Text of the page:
The impact of “Do It Yourself Fashion”
The second hand market explodes in the era of Covid-19. Are Fashion brands ready to welcome new targets and let themselves be inspired by them?
In the Annual Resale Report published at the end of 2019, GlobalData analysts forecast the exponential growth of the luxury and second hand clothing market, estimating an overall market value in 2021 of 37 billion Dollars in the USA only, with one in four luxury buyers also involved in the purchase of pre-loved products. Consumers in the 18-37 age range are the drivers of growth, with an adoption rate of second hand products 2.5 times higher than all the other targets.
The Pandemic has created a very particular micro-system that has accelerated the change in consumer attitudes towards second hand products, which are traded mainly through online channels.
Data collected by our platform confirm the trend and help us understand how this market is likely to evolve in the near future.
Authentications of second hand products purchased on marketplaces increase.
Data collected by Certilogo’s authentication platform indicate that the second hand market is growing faster than expected:
- Authentications of products purchased on marketplaces – a category that groups second hand, resale, consignment, donations and thrift sites - in the period Jan-Apr 2020 grew by 41% compared to the same period of the previous year (Jan-Apr 2019), bringing the share of products purchased on marketplaces from 28% to 33%.
Source: Certilogo data, Jan-Apr 2020 vs Jan-Apr 2019
- The offer of products from previous seasons has also increased. In the period Jan-Apr 2019, 58% of authentications referred to products that had been launched at least two years before, while in the period Jan-Apr 2020 the percentage of authenticated products dating back to previous collections has increased to 69%.
Source: Certilogo data, Jan-Apr 2020 vs Jan-Apr 2019
The impact of “Do It Yourself Fashion”.
We believe that the driving forces of the increase in demand and supply on marketplaces are both economic in nature and dependent upon the evolution of consumers’ purchase behavior.
The lockdown and the economic crisis have obviously prompted many consumers to rethink their wardrobe, finding ways to partially recover the value of clothing and accessories that are no longer of interest, with a view to freeing up resources to finance new purchases. The increase in offer of supply on marketplaces is at the same time leading to a decrease in the average price per item, offering consumers the opportunities for making unprecedented bargains.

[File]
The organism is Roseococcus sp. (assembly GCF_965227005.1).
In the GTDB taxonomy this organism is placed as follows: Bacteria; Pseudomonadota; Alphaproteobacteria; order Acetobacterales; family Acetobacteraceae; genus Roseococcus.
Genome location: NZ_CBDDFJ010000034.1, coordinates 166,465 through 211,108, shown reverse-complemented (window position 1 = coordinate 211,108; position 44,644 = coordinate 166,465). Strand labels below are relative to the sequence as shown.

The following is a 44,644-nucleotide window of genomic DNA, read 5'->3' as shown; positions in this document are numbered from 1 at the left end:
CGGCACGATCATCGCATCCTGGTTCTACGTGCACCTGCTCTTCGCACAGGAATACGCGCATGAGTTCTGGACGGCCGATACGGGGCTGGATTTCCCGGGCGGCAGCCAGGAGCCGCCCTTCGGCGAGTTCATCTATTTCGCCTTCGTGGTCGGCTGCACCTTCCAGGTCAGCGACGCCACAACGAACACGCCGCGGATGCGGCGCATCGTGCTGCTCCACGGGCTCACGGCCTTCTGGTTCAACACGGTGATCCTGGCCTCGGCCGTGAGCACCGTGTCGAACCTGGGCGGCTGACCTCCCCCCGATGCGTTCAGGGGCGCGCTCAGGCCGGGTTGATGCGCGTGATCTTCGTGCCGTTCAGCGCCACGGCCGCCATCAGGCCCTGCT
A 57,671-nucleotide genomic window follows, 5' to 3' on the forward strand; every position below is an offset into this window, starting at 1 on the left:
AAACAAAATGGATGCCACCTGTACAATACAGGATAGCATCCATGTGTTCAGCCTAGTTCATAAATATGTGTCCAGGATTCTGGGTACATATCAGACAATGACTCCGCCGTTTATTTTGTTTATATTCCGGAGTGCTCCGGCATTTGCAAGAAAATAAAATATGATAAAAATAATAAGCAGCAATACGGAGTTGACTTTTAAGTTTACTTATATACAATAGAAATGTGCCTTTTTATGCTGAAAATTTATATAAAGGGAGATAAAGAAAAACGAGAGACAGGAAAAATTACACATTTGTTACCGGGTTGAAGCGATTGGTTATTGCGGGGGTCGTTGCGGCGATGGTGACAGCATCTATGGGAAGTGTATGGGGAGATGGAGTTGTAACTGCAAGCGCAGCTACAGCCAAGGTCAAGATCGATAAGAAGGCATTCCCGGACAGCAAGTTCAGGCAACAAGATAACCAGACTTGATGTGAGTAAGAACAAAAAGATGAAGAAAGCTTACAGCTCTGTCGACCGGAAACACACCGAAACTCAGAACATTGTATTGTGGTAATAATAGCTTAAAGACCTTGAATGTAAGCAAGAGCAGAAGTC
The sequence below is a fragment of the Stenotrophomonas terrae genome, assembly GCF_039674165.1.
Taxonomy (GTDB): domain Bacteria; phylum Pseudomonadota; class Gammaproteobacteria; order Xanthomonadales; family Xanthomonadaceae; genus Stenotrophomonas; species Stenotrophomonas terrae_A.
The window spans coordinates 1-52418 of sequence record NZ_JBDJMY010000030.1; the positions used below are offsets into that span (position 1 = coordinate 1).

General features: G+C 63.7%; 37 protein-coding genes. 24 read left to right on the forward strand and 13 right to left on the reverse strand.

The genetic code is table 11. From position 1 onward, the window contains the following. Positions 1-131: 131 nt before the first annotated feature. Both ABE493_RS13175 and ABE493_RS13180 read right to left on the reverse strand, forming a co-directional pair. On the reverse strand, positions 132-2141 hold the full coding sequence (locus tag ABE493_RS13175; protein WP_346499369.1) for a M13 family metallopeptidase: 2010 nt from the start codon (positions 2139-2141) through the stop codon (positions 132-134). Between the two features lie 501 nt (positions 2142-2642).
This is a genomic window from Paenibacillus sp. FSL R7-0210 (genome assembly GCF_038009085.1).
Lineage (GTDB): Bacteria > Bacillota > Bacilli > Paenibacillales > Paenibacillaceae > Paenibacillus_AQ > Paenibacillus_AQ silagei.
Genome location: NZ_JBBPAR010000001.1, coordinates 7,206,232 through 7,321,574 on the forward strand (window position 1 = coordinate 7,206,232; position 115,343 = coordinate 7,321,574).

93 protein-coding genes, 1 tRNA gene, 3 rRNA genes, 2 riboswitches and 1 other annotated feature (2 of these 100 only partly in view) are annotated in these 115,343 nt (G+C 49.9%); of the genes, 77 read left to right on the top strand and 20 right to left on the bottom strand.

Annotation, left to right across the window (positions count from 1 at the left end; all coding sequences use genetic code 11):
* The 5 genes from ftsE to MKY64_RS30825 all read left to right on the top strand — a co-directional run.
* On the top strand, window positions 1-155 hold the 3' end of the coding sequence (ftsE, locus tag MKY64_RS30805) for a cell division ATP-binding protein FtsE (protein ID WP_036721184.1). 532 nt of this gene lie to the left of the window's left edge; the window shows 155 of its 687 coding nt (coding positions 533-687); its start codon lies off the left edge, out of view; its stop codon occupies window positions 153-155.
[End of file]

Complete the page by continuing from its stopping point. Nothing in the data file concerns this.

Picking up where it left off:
One of the most interesting phenomena encouraging the sale of second hand products is the spread of “DIY Fashion”.
Young people are increasingly attracted by the idea of personalizing and reassembling their clothes, which causes a peak in the recycling and resale of fashion and luxury items; this is also facilitated by new technologies and processes made available to consumers by mainstream players on a global scale.
What happens next?
The Pandemic might have accelerated the birth of a new Instagram Generation that considers recycling and resale of used items as a valid, even “cool” solution for the renewal of their wardrobe, rather than a second rate alternative. It seems to be a coherent response both to the need to stand out from the crowd by continually creating and wearing new outfits, and to the need to embrace more ethical, conscious and sustainable choices and behaviors.
Is this bad news for designers? Not if they draw inspiration from the creative energies and values of this new generation. Brands have the chance to build new relationships with their customers, generating more value in the long-term. They can decide to own this new "cool" second hand culture, creating collections that are “recyclable by design”, or find ways to manage the sale and recycling of second hand clothing directly, thus reducing the intermediation of marketplaces.
We see clear signs that some of the most popular brands are already well aware of the new trends and working actively to own them.
9 out of 10 American fashion retail executives interviewed by GlobalData say that they plan to kickstart their own resale initiatives in 2020.
20% of the marketing directors interviewed by Certilogo in the USA and Europe in the "Consumer Engagement 4.0" survey conducted in 2019 say they are very interested in collecting profiled leads of consumers who have purchased second hand products.
- Use Certilogo’s traceability and product authentication data to its full extent by following your products beyond the first sale, through all the entire lifecycle.
- Engage customers who buy your pre-loved products too, and open up to a dialogue with them.
- Consider that becoming a player in the circular economy means overseeing not only sourcing and sales, but also reselling, re-using and recycling. If you don’t do it, it's very likely that someone else will.
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